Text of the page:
tlhIngan-Hol Archive: Mon Feb 22 19:04:08 1999

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Re: Hoch

ja' peHruS:
>I agree that {naQ roj} is a valid sentence.  I do not claim that {naQ} can
>only be a verb (functioning as an adjective to use the English grammar
>terminology) following a noun.

I give up.  I really do.  I thought that by giving the relevant examples
and presenting explanations I considered to be clear and easily followed
I could actually get you to see what I was talking about.  But now I see
that you think {naQ} following a noun can be something other than a verb.
That explains why you think {roj naQ} could mean "all of the peace" --
even though it fails to explain why you think {naQ} following a noun can
be anything other than a verb meaning "be complete".

>I really need to see {naQ} in canon sentences
>to gain a deeper understanding of its nuances, then.

I don't think it *has* any nuances!  It means "be full, whole, entire."
That in itself is sufficient to explain its use, even if it never shows
up in any examples penned by Okrand.  Why do you keep tripping yourself
up by trying to use it to mean "be all of"?  I'm not putting you down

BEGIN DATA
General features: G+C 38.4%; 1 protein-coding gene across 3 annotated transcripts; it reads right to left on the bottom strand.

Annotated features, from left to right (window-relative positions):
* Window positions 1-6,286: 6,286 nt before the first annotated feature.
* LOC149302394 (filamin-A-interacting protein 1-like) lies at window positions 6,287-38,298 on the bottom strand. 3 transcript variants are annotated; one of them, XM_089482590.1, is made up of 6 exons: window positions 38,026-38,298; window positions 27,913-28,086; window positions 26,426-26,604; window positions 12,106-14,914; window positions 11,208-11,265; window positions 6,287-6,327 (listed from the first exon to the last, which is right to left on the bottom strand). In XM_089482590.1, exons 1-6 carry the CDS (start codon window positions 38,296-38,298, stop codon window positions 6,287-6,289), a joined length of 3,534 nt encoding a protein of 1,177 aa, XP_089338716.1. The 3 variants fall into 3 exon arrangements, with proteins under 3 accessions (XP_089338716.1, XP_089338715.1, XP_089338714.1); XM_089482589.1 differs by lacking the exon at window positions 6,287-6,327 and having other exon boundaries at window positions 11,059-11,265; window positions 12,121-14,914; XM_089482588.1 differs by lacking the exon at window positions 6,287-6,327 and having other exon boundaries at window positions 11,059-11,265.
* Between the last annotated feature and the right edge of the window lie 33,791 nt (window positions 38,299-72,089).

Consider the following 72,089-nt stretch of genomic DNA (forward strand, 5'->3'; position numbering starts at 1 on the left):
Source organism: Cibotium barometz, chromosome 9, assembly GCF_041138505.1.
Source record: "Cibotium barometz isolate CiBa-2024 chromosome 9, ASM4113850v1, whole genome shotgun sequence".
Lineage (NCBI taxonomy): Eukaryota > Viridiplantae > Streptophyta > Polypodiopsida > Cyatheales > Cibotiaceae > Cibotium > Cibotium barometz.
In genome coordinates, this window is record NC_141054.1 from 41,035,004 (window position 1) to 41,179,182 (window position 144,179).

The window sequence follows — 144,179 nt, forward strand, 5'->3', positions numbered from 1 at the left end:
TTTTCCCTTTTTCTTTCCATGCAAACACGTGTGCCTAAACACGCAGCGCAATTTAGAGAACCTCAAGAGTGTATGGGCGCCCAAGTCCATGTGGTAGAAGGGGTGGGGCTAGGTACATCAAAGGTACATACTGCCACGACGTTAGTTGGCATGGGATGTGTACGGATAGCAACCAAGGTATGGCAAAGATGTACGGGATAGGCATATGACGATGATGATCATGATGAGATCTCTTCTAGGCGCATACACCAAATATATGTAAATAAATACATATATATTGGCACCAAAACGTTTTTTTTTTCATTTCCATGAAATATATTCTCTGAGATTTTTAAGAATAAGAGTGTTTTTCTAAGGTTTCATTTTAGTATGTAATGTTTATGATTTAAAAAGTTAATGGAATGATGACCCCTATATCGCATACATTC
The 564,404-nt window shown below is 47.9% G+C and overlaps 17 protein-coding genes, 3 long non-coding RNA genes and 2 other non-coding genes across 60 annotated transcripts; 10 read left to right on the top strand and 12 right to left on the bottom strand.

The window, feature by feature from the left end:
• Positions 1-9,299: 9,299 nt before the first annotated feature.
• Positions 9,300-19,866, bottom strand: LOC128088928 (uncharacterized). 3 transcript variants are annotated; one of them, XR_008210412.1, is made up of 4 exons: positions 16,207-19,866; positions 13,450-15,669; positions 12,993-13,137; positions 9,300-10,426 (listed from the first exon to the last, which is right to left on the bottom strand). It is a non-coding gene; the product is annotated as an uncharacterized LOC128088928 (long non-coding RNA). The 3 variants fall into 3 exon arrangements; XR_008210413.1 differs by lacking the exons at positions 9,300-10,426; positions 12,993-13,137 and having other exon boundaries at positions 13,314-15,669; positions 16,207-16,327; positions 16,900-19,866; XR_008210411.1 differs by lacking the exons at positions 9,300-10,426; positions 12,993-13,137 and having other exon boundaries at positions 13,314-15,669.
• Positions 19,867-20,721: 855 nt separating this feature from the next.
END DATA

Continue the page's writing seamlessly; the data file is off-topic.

because you used it incorrectly once or twice; I'm just very frustrated
because you continue to proclaim that it makes sense that way without
ever actually addressing the arguments against your position.

>Meanwhile, I feel that {QIm naQ yIlo'} means "Use the entire egg, not just
>part of it."

An egg is an interesting thing to use as an example here, and one that
might actually have been useful if you were willing to pay attention.
For anyone else who *is* paying attention, I'll say something about the
difference between {naQ} and {Hoch} following {QIm}.

QIm naQ - the complete egg.  This is the egg that is all together.  It
is not the egg that has had the yolk removed, or the one that has been
peeled and the shell discarded.  It is an egg which is not missing any
of its components.

It is *an egg*.

QIm Hoch - all the egg.  This is every last bit of the egg.  It is not
some of the egg, or even most of the egg.  It is the total quantity of
the egg that is under consideration.

It is *an amount* of egg.

>My difficulty was in the connotation brought forth in English
>about a chemical substance being incomplete somehow.  Even the Klingon word
>{HutlhHa'} seems preferable.

It doesn't seem to fit the idea from where I'm looking.  How would you
use {HutlhHa'} to describe an incomplete substance or object?

The verb {naQ} means "be complete" -- that's its definition.  So the word
{naQbe'} obviously means something like "not be complete", doesn't it?

-- ghunchu'wI'

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